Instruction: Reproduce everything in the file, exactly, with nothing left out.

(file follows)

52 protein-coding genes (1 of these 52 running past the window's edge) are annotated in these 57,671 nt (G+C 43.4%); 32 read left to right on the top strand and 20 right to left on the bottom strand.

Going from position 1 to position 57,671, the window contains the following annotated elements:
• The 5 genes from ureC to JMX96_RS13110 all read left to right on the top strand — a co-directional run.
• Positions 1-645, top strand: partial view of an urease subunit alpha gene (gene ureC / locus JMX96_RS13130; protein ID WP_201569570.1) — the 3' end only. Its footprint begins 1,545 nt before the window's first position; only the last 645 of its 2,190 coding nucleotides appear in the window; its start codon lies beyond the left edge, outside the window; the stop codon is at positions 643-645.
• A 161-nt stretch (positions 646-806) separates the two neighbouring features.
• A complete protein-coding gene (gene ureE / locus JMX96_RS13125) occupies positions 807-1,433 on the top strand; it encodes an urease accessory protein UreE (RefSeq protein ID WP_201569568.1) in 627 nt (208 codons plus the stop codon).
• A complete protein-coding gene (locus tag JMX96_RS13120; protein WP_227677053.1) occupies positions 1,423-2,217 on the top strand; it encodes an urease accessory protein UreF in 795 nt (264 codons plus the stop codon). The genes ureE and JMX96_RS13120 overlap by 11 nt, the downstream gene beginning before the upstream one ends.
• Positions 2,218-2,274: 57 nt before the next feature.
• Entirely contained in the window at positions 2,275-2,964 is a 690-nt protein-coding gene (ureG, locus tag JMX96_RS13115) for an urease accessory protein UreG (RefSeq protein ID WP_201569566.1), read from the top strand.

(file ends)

52 protein-coding genes (1 of these 52 running past the window's edge) are annotated in these 57,671 nt (G+C 43.4%); 32 read left to right on the top strand and 20 right to left on the bottom strand.

Going from position 1 to position 57,671, the window contains the following annotated elements:
• The 5 genes from ureC to JMX96_RS13110 all read left to right on the top strand — a co-directional run.
• Positions 1-645, top strand: partial view of an urease subunit alpha gene (gene ureC / locus JMX96_RS13130; protein ID WP_201569570.1) — the 3' end only. Its footprint begins 1,545 nt before the window's first position; only the last 645 of its 2,190 coding nucleotides appear in the window; its start codon lies beyond the left edge, outside the window; the stop codon is at positions 643-645.
• A 161-nt stretch (positions 646-806) separates the two neighbouring features.
• A complete protein-coding gene (gene ureE / locus JMX96_RS13125) occupies positions 807-1,433 on the top strand; it encodes an urease accessory protein UreE (RefSeq protein ID WP_201569568.1) in 627 nt (208 codons plus the stop codon).
• A complete protein-coding gene (locus tag JMX96_RS13120; protein WP_227677053.1) occupies positions 1,423-2,217 on the top strand; it encodes an urease accessory protein UreF in 795 nt (264 codons plus the stop codon). The genes ureE and JMX96_RS13120 overlap by 11 nt, the downstream gene beginning before the upstream one ends.
• Positions 2,218-2,274: 57 nt before the next feature.
• Entirely contained in the window at positions 2,275-2,964 is a 690-nt protein-coding gene (ureG, locus tag JMX96_RS13115) for an urease accessory protein UreG (RefSeq protein ID WP_201569566.1), read from the top strand.